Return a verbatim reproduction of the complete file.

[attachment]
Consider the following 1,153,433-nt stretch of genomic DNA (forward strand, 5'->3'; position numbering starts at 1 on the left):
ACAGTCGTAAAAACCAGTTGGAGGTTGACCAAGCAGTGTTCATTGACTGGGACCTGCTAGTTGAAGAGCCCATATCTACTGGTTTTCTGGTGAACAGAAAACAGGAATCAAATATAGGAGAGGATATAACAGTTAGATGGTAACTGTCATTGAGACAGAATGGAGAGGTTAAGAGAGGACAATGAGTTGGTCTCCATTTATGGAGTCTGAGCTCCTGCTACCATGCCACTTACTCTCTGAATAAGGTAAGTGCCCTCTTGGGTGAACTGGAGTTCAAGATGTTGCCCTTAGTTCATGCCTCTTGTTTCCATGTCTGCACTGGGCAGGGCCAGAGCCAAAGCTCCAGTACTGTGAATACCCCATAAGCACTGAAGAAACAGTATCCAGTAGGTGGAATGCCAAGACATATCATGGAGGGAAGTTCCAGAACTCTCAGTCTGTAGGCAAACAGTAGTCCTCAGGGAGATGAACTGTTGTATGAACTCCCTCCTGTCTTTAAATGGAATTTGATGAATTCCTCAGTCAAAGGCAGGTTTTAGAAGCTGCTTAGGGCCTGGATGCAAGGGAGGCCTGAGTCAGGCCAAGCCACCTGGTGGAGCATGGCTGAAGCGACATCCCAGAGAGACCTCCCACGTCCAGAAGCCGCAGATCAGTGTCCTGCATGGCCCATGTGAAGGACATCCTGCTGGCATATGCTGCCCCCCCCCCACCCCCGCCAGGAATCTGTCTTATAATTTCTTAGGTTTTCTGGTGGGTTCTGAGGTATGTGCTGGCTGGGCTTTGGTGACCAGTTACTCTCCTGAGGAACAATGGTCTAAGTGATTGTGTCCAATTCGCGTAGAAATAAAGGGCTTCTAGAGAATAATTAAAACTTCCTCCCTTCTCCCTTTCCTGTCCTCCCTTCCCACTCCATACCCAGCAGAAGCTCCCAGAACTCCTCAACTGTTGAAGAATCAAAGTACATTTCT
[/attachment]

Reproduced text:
Consider the following 1,153,433-nt stretch of genomic DNA (forward strand, 5'->3'; position numbering starts at 1 on the left):
ACAGTCGTAAAAACCAGTTGGAGGTTGACCAAGCAGTGTTCATTGACTGGGACCTGCTAGTTGAAGAGCCCATATCTACTGGTTTTCTGGTGAACAGAAAACAGGAATCAAATATAGGAGAGGATATAACAGTTAGATGGTAACTGTCATTGAGACAGAATGGAGAGGTTAAGAGAGGACAATGAGTTGGTCTCCATTTATGGAGTCTGAGCTCCTGCTACCATGCCACTTACTCTCTGAATAAGGTAAGTGCCCTCTTGGGTGAACTGGAGTTCAAGATGTTGCCCTTAGTTCATGCCTCTTGTTTCCATGTCTGCACTGGGCAGGGCCAGAGCCAAAGCTCCAGTACTGTGAATACCCCATAAGCACTGAAGAAACAGTATCCAGTAGGTGGAATGCCAAGACATATCATGGAGGGAAGTTCCAGAACTCTCAGTCTGTAGGCAAACAGTAGTCCTCAGGGAGATGAACTGTTGTATGAACTCCCTCCTGTCTTTAAATGGAATTTGATGAATTCCTCAGTCAAAGGCAGGTTTTAGAAGCTGCTTAGGGCCTGGATGCAAGGGAGGCCTGAGTCAGGCCAAGCCACCTGGTGGAGCATGGCTGAAGCGACATCCCAGAGAGACCTCCCACGTCCAGAAGCCGCAGATCAGTGTCCTGCATGGCCCATGTGAAGGACATCCTGCTGGCATATGCTGCCCCCCCCCCACCCCCGCCAGGAATCTGTCTTATAATTTCTTAGGTTTTCTGGTGGGTTCTGAGGTATGTGCTGGCTGGGCTTTGGTGACCAGTTACTCTCCTGAGGAACAATGGTCTAAGTGATTGTGTCCAATTCGCGTAGAAATAAAGGGCTTCTAGAGAATAATTAAAACTTCCTCCCTTCTCCCTTTCCTGTCCTCCCTTCCCACTCCATACCCAGCAGAAGCTCCCAGAACTCCTCAACTGTTGAAGAATCAAAGTACATTTCT